I actually have an image in my mind of Dale and Sherri sitting together on the set. Ron is walking over to the green screen as I walk into the studio, making final preparations to do a sportscast.
It was a happy dream, in a way. All the old interoffice rivalries were a distant memory. We were all older and wiser and happy to be together. We even used 80’s technology to present our little newscast, and it went smoothly.
Then, after the show…on my desk was a little slip of paper upon which was written the Count, Direction, Jackpot amount and Bonus Clue for Dialing for Thousands. Only then did I realize it actually was a nightmare.
Posted by Darrell at 9/05/2006
Thursday, August 31, 2006
Both of our kids are in high school now, but they attend different schools.
We are experiencing the collision of cultures in our house on a daily basis. The older child attends Caddo Magnet High School, an academic Mecca with an overriding liberal attitude. The little one attends Byrd High School, where apparently the party never stops.
I graduated from a Catholic high school, and my wife graduated from a church school in Tennessee, so we’re learning about these places right along with our kids. My son is passionate about his loyalty to his school, but he’s not at all demonstrative about it. There are no yards signs or bumper stickers, only a steely resolve that there’s no other school for him. By contrast, my daughter is all about calling attention to “the City of Byrd.”
All of this is complicated by the fact that we live in Captain Shreve’s district. Shreve and Byrd are long-time, bitter rivals. The schools’ football teams will play against one another tonight, and the hype is electric, at least in our little corner of the universe. I acknowledge that, if you don’t have a rooting interest, this is all a tempest in a teapot. We haven’t lived through this before, so only now are we gaining an appreciation of it.
People who love Shreve just do not understand why anyone would drive past their school to attend that megalopolis Byrd. People who love Byrd see it as the most desirable place in town to spend your high school years and just can’t figure what the attraction is to Shreve or Magnet. There’s no reason there, it’s just about passion.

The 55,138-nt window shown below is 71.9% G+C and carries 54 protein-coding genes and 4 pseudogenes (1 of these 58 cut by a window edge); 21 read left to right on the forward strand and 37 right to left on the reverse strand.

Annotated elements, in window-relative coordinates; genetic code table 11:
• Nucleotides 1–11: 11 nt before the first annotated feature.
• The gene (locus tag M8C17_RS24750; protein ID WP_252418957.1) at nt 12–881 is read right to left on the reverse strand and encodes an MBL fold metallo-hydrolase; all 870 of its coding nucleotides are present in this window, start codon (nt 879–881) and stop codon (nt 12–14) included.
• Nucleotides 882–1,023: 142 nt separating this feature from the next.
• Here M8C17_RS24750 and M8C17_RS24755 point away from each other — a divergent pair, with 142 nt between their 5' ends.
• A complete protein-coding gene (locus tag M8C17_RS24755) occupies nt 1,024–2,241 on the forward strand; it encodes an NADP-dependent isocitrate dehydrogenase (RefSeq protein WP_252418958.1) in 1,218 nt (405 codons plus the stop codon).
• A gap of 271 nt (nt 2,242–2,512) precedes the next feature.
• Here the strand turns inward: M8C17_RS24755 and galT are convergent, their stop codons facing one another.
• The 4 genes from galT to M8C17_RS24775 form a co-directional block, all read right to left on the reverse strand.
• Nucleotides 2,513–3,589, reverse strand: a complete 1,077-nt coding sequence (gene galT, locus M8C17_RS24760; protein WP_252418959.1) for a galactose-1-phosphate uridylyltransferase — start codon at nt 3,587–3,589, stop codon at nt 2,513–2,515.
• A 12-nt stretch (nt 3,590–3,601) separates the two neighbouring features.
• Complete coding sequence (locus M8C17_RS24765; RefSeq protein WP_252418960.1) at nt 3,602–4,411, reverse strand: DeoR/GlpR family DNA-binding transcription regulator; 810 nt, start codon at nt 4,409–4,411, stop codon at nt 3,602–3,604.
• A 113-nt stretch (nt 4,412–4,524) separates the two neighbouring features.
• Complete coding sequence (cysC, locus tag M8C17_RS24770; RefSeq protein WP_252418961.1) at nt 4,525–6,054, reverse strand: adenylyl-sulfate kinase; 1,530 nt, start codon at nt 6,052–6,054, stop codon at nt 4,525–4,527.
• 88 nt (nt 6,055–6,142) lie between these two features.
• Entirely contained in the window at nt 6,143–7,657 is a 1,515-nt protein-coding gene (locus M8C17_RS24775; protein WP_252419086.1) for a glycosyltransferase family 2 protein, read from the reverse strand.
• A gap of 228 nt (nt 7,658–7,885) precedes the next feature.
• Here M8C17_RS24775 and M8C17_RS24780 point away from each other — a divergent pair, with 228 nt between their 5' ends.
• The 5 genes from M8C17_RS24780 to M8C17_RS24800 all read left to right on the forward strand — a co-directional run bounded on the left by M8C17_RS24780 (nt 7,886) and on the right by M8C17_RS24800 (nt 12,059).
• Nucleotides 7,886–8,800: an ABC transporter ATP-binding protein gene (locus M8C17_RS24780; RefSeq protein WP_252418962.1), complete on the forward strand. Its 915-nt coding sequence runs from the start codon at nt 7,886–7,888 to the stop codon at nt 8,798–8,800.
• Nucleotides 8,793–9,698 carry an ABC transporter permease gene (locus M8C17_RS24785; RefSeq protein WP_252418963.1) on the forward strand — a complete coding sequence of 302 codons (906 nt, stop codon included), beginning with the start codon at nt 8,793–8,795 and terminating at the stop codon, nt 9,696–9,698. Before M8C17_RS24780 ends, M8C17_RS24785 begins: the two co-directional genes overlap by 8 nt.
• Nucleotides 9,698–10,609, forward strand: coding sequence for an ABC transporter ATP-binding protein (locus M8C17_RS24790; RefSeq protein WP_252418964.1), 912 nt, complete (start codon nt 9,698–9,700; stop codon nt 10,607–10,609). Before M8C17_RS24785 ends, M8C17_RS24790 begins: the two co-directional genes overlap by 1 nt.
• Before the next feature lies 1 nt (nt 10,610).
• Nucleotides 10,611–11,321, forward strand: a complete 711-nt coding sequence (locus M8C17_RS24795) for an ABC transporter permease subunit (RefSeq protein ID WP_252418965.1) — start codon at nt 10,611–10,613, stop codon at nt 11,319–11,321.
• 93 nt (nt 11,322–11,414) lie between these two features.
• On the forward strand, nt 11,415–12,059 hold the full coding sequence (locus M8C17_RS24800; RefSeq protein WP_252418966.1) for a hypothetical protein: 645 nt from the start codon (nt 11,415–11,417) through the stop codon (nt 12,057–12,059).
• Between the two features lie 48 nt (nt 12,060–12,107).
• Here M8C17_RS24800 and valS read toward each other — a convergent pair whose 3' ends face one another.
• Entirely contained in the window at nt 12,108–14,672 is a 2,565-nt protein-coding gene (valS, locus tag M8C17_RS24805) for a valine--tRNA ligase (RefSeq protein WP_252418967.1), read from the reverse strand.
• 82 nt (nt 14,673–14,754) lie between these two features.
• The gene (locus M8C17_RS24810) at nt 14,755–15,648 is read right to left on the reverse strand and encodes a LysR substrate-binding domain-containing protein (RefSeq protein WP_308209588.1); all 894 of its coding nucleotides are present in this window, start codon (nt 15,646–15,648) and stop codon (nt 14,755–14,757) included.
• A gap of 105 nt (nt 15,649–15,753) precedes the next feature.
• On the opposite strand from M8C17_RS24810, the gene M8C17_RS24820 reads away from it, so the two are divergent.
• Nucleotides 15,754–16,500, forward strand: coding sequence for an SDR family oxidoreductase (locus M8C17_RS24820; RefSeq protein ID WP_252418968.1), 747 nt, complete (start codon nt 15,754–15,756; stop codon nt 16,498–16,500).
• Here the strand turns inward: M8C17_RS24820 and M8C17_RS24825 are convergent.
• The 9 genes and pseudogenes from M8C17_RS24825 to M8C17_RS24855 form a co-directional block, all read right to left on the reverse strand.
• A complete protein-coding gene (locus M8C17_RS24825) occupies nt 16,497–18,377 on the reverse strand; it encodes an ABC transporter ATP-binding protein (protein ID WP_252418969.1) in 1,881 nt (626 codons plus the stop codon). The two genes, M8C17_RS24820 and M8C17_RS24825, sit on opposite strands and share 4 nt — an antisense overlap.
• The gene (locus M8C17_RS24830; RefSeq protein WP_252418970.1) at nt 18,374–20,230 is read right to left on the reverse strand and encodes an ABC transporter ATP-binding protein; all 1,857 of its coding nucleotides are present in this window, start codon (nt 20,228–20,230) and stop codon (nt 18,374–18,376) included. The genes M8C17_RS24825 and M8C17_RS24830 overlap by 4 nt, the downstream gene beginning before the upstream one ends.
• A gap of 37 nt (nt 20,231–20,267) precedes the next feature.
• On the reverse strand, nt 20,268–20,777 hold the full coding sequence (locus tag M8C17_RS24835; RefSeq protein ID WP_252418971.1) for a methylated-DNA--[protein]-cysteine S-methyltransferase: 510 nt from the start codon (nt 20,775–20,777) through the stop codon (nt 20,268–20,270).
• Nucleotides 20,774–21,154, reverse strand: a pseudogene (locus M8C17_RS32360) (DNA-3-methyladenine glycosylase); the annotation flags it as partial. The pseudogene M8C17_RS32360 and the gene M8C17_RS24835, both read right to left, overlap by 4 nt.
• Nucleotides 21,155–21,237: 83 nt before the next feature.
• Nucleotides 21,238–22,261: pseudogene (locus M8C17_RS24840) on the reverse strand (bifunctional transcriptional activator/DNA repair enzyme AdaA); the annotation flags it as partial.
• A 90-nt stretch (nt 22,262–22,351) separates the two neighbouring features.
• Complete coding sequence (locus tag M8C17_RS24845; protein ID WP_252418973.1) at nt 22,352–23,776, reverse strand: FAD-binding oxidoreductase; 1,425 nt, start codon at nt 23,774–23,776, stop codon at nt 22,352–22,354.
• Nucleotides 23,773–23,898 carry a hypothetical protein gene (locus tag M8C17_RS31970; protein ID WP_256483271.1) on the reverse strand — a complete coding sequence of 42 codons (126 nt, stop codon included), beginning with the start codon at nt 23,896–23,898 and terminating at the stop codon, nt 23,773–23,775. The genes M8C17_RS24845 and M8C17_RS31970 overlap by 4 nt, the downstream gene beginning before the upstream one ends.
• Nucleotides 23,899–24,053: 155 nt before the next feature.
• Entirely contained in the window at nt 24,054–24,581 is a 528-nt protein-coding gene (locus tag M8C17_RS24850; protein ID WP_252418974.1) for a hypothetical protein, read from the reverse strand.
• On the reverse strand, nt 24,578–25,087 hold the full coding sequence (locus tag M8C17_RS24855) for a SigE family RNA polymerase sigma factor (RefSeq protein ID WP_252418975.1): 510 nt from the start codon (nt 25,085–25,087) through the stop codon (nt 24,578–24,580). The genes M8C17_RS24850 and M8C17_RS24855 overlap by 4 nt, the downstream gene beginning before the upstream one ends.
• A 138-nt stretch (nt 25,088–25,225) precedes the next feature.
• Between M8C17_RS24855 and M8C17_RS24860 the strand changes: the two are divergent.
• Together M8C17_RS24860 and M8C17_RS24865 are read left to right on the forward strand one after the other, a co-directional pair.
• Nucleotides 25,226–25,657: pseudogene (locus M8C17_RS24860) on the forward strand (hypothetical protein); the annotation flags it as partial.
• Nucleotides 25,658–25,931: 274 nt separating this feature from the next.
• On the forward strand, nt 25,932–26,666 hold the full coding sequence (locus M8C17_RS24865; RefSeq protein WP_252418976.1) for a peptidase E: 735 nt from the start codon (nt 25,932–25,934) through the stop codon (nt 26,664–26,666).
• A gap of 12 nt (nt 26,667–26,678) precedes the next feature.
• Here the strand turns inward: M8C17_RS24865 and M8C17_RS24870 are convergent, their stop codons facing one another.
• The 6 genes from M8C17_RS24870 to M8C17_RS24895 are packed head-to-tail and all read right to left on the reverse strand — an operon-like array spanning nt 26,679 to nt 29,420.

So, tonight, the Yellow Jackets will play the Gators and my daughter went to school in camouflage. The idea is they’re on a “gator hunt.” After the game, she’s invited to a party to “eat gator gumbo.” It’s all very cute and creative, and a nice way to build school spirit. Meantime, her low-key brother just doesn’t understand this hoopla. It seems to confound and amuse him. He has no interest in this football game or any kind of rivalry. He just wants to go to school, make good grades and hang out with his girlfriend. If the party never stops at Byrd, it apparently never starts at Magnet.
We didn’t set out to start a sociological experiment in our house, but one has developed. It will be interesting to watch this play out over the next couple of years.
In the meantime, I suppose I should attempt to become a “Byrd guy.” My daughter probably expects it; and my son doesn’t care either way. The Shreve fans in my neighborhood may take exception, but I have forces acting upon me which I may find difficult to resist.
Posted by Darrell at 8/31/2006
Saturday, August 26, 2006
In the wake of the alma mater's football team getting baptized by Calvary Baptist in the Pope vs. Preacher Bowl last night, we dip into the Daddy D. archives again. This from November of 2005, a feature on Calvary's coach:
Doug Pederson never saw it coming: The hit that led to the end of his pro football career, which in turn sent him packing for an unanticipated journey to a place called Calvary, blindsided him in more ways than one.